Furutani: On to November

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Warren Furutani addresses supporters at his campaign headquarters in San Pedro on June 7. (MARIO G. REYES/Rafu Shimpo)

Warren Furutani addresses supporters at his campaign headquarters in San Pedro on June 7. (MARIO G. REYES/Rafu Shimpo)

By GWEN MURANAKA, Rafu English Editor-in-Chief

Warren Furutani will face Steve Bradford in a runoff in November for the 35th State Senate District, setting up a battle between two former assemblymembers.

In the June 7 primary, Furutani finished in second place with 31,027 votes (24.5 percent), trailing Bradford — who received 45,473 votes (35.9 percent) with all precincts reporting — by 11.4 points. Democrat Isaac Galvan and Republican Charlotte Svolvos finished third and fourth with 27,883 votes (22.0 percent) and 22,439 votes (17.7 percent), respectively.

The top two vote-getters move on to the Nov. 8 general election. The winner will succeed State Sen. Isadore Hall, a Democrat, who is running for Congress. Hall has endorsed Bradford.

At an election night rally at his campaign headquarters in San Pedro, Furutani said the results were expected and that the margin keeps him within striking distance, particularly because Galvan, who is Latino, is no longer in the race.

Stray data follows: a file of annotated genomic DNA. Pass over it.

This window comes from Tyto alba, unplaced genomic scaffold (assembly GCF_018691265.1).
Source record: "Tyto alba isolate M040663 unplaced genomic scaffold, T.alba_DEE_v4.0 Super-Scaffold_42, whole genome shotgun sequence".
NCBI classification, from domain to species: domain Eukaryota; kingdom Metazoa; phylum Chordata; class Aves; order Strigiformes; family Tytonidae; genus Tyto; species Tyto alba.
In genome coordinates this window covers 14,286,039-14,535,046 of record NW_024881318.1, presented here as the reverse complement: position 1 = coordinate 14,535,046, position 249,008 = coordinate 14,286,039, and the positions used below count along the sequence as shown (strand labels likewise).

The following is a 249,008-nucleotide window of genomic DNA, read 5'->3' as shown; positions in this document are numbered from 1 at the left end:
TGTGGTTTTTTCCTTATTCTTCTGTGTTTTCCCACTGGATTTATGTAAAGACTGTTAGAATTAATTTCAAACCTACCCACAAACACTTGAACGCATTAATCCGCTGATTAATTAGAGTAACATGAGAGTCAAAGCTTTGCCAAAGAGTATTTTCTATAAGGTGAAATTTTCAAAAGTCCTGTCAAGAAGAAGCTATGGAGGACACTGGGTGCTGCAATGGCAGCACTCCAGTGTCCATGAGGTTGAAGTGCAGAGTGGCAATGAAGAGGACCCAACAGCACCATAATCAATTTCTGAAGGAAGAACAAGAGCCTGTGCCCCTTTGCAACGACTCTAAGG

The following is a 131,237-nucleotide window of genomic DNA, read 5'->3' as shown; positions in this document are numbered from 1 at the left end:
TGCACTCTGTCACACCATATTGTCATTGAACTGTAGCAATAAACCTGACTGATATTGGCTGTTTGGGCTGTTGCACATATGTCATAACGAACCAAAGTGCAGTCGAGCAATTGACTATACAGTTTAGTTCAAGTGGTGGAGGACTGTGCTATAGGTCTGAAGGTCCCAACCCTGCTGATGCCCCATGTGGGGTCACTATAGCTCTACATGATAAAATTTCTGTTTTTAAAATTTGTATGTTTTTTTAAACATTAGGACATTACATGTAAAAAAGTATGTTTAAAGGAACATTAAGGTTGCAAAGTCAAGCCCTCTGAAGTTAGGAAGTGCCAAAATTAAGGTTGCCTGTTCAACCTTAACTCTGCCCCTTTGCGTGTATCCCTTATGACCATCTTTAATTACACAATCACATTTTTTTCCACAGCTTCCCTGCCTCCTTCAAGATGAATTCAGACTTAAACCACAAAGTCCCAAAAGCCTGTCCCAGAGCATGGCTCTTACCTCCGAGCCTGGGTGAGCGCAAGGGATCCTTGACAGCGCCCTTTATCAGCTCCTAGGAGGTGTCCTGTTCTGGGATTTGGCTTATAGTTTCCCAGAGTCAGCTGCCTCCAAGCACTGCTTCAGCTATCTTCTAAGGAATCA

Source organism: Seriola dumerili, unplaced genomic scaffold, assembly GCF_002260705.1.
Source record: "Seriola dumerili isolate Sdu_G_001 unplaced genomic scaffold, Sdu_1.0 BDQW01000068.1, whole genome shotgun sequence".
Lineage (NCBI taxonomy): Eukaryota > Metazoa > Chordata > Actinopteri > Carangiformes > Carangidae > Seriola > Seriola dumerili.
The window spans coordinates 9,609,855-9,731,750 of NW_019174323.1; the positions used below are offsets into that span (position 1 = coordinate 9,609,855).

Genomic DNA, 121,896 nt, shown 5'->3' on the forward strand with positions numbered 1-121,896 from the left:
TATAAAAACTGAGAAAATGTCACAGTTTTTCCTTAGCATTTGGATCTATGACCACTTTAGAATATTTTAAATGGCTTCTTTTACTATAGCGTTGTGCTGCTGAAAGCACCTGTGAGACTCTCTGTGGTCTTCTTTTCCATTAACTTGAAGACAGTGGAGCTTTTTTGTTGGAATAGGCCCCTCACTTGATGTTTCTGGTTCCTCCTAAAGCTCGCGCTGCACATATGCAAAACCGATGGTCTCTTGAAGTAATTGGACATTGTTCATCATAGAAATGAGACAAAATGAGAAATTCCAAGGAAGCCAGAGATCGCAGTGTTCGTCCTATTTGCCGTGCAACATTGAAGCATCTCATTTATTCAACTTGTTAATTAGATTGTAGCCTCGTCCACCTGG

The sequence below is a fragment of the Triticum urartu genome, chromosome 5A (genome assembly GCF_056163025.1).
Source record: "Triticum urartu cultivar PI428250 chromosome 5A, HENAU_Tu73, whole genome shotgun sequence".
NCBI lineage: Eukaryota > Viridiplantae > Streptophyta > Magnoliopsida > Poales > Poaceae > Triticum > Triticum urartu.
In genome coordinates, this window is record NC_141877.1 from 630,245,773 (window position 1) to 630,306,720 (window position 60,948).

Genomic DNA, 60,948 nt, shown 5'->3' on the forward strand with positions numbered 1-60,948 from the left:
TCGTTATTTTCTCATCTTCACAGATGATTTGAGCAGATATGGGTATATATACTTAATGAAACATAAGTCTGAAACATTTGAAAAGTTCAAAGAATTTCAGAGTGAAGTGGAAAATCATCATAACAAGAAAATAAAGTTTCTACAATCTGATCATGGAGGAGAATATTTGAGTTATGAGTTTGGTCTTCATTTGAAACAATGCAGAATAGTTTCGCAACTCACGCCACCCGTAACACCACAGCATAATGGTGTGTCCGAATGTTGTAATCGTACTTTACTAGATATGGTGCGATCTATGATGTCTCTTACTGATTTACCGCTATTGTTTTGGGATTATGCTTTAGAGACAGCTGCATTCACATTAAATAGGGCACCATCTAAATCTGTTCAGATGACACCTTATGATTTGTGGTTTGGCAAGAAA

Furutani’s strengths have been in the southern part of the district, which includes San Pedro, Wilmington, North and West Long Beach, Harbor City, the Harbor Gateway, Carson and West Carson, Torrance, Gardena, Compton, Lawndale, Lennox, Inglewood and Hawthorne.

“We’ll have enough money to campaign in the entire district. Moving north, we’re going to go all the away to Inglewood and Hawthorne and we’re going to win in the general,” Furutani said.

Pointing to the results in the presidential campaign, Furutani said he was glad his two-year-old granddaughter was with him on the night Hillary Clinton became the Democratic Party’s presumptive nominee.

“My granddaughter came to a political event on the night that glass ceiling that has held women down has been broken, and she now can think about her future in the context that if she’s crazy enough or if she wants to, she can run for president,” Furutani said.

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